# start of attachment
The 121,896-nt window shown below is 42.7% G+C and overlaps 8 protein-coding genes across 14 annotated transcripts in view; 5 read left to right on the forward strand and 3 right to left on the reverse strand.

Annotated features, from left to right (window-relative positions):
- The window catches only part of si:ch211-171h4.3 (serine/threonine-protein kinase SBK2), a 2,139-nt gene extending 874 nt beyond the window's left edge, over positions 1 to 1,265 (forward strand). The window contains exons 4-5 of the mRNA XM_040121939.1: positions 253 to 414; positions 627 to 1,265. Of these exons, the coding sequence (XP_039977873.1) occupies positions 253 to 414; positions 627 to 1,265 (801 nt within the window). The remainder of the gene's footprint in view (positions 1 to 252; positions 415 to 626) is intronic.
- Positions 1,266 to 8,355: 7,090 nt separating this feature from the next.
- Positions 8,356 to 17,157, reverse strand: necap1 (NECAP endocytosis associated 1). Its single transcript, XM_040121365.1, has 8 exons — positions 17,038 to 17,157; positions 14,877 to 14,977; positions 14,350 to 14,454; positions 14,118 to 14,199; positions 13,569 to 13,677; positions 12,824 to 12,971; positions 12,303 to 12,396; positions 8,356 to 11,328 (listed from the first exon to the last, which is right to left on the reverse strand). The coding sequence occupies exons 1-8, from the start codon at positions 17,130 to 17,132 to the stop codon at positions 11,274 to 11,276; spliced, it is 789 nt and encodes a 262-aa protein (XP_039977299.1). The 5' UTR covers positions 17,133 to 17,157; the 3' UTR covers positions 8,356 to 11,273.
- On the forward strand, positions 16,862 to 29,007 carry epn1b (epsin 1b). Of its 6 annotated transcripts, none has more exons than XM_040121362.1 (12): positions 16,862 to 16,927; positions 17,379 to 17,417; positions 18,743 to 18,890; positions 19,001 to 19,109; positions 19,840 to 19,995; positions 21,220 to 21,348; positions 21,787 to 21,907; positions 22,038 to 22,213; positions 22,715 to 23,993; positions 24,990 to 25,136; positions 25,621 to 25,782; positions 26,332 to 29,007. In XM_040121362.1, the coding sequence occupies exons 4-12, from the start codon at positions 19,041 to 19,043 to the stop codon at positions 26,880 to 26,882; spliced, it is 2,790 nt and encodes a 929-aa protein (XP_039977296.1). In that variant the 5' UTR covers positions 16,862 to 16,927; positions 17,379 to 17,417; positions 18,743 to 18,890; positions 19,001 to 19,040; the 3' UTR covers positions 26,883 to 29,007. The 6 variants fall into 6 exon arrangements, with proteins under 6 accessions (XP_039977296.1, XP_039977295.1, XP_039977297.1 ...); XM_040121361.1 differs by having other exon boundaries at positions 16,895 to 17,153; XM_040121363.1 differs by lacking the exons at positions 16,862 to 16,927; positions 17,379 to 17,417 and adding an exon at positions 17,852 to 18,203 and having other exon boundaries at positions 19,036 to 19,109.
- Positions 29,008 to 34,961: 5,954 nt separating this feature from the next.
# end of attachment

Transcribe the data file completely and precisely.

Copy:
The 121,896-nt window shown below is 42.7% G+C and overlaps 8 protein-coding genes across 14 annotated transcripts in view; 5 read left to right on the forward strand and 3 right to left on the reverse strand.

Annotated features, from left to right (window-relative positions):
- The window catches only part of si:ch211-171h4.3 (serine/threonine-protein kinase SBK2), a 2,139-nt gene extending 874 nt beyond the window's left edge, over positions 1 to 1,265 (forward strand). The window contains exons 4-5 of the mRNA XM_040121939.1: positions 253 to 414; positions 627 to 1,265. Of these exons, the coding sequence (XP_039977873.1) occupies positions 253 to 414; positions 627 to 1,265 (801 nt within the window). The remainder of the gene's footprint in view (positions 1 to 252; positions 415 to 626) is intronic.
- Positions 1,266 to 8,355: 7,090 nt separating this feature from the next.
- Positions 8,356 to 17,157, reverse strand: necap1 (NECAP endocytosis associated 1). Its single transcript, XM_040121365.1, has 8 exons — positions 17,038 to 17,157; positions 14,877 to 14,977; positions 14,350 to 14,454; positions 14,118 to 14,199; positions 13,569 to 13,677; positions 12,824 to 12,971; positions 12,303 to 12,396; positions 8,356 to 11,328 (listed from the first exon to the last, which is right to left on the reverse strand). The coding sequence occupies exons 1-8, from the start codon at positions 17,130 to 17,132 to the stop codon at positions 11,274 to 11,276; spliced, it is 789 nt and encodes a 262-aa protein (XP_039977299.1). The 5' UTR covers positions 17,133 to 17,157; the 3' UTR covers positions 8,356 to 11,273.
- On the forward strand, positions 16,862 to 29,007 carry epn1b (epsin 1b). Of its 6 annotated transcripts, none has more exons than XM_040121362.1 (12): positions 16,862 to 16,927; positions 17,379 to 17,417; positions 18,743 to 18,890; positions 19,001 to 19,109; positions 19,840 to 19,995; positions 21,220 to 21,348; positions 21,787 to 21,907; positions 22,038 to 22,213; positions 22,715 to 23,993; positions 24,990 to 25,136; positions 25,621 to 25,782; positions 26,332 to 29,007. In XM_040121362.1, the coding sequence occupies exons 4-12, from the start codon at positions 19,041 to 19,043 to the stop codon at positions 26,880 to 26,882; spliced, it is 2,790 nt and encodes a 929-aa protein (XP_039977296.1). In that variant the 5' UTR covers positions 16,862 to 16,927; positions 17,379 to 17,417; positions 18,743 to 18,890; positions 19,001 to 19,040; the 3' UTR covers positions 26,883 to 29,007. The 6 variants fall into 6 exon arrangements, with proteins under 6 accessions (XP_039977296.1, XP_039977295.1, XP_039977297.1 ...); XM_040121361.1 differs by having other exon boundaries at positions 16,895 to 17,153; XM_040121363.1 differs by lacking the exons at positions 16,862 to 16,927; positions 17,379 to 17,417 and adding an exon at positions 17,852 to 18,203 and having other exon boundaries at positions 19,036 to 19,109.
- Positions 29,008 to 34,961: 5,954 nt separating this feature from the next.